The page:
Berlin. I mean, seriously, Berlin!
I had no idea what I was getting into the first time I came up. It’s not just the counter-culture, the punk, and all the people mixed together. The Turkish quarters with portions of hummus so huge that they are hard to devour in two, the bite-sized baklavas, and the impeccably prepared coffee; the coffee that smells like home and maybe even feels like it. My Israeli restaurant, Sababa, in Mitte district. Then a whole afternoon reserved just for Ethiopian food. My devotion to it knows no limits and I’ve been away for too long.
The bike rides from east to west, and not realizing when you’ve crossed the line. And by the way, biking around Berlin is the best way to experience the city. East Side Gallery; what it represents now. My friend and I biked through the entire wall and I kept thinking of him. He’d been there before and — I am pressed hard to admit this — based on his loose recommendations of what I might like, I was kind of retracing his steps. Berlin feels a little bit like stepping back in time; seeing all the memorials and the marks of the past. Like walking through a cloud or a ghost, if such a thing existed.
I came with no expectations, walked away with so much. But you do have to know the history in order to understand the city, at least some of it. Without being able to connect the dots, I am not sure my passion would be the same. Berlin captures me with its rawness and history. The past and the present mixed together, I felt as if I could relate to the city on some strange introverted level.
Photo booths and Club Mate. David Bowie paraphernalia in places you wouldn’t expect them. Parks, plenty of parks. Summer in the city. Memorials and museums. Spectacular coffee and food places. Streets of diverse, incredible people. PhD. students who look like they are homeless; then they open their mouth and you find out they speak eight languages. Jazz, new-age pop, reggae, and classical music; everything goes. You don’t even think about it. Oh, and Kreuzberg, the colorful neighborhood that I fell in love with. I’d definitely take a flat around there but settled for a flat white. Even in Berlin (especially in Berlin!), I followed the coffee.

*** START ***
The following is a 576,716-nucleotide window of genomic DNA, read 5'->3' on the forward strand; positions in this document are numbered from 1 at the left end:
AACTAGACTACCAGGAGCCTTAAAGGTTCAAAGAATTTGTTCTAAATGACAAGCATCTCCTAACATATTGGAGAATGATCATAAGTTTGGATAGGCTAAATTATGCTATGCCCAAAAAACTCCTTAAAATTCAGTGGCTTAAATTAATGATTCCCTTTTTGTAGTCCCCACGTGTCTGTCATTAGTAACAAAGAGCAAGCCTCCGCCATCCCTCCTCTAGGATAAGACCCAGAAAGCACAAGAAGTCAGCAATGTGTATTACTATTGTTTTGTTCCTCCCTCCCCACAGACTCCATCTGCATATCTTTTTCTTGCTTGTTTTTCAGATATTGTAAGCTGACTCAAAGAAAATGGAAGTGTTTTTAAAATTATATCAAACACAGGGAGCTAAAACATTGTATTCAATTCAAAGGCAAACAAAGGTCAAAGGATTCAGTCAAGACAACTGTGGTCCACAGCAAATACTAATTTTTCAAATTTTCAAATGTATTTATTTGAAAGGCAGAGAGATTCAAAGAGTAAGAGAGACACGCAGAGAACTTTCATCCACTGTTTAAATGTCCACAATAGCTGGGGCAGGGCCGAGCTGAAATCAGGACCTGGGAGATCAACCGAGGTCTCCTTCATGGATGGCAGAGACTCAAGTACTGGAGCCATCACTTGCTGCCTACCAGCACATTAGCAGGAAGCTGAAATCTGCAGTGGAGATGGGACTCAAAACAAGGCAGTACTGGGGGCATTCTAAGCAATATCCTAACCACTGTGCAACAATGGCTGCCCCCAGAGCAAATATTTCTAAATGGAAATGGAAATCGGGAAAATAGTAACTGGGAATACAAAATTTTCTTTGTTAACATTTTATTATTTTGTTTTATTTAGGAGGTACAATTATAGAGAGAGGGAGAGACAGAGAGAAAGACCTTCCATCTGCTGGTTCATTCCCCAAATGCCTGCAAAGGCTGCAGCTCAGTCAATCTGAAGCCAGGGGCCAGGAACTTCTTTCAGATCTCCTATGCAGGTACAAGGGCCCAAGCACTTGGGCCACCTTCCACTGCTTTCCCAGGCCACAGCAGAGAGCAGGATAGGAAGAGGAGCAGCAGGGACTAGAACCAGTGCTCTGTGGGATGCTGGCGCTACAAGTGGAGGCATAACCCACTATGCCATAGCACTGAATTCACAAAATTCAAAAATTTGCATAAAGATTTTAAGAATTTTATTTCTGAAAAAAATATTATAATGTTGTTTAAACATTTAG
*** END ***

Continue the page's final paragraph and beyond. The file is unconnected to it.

The Barn, naturally. It’s my number one. They are pros and they are gorgeous. Roasters disappointed the first time and then they disappointed the second time. The coffee was scorching hot and couldn’t be even touched for ten minutes. Also: not strong enough for my Southern European tastes. But that’s just me. Bitte! Coffeehouse was a love at first sight. A little Greek shop tucked away unassumingly on a street. Apart from an excellent flat white, I walked away with a lovely homemade lavender soap. And saving the best for last: Five Elephant is a must, without a doubt.
In Berlin, you listen to the beat of your heart and let it lead you.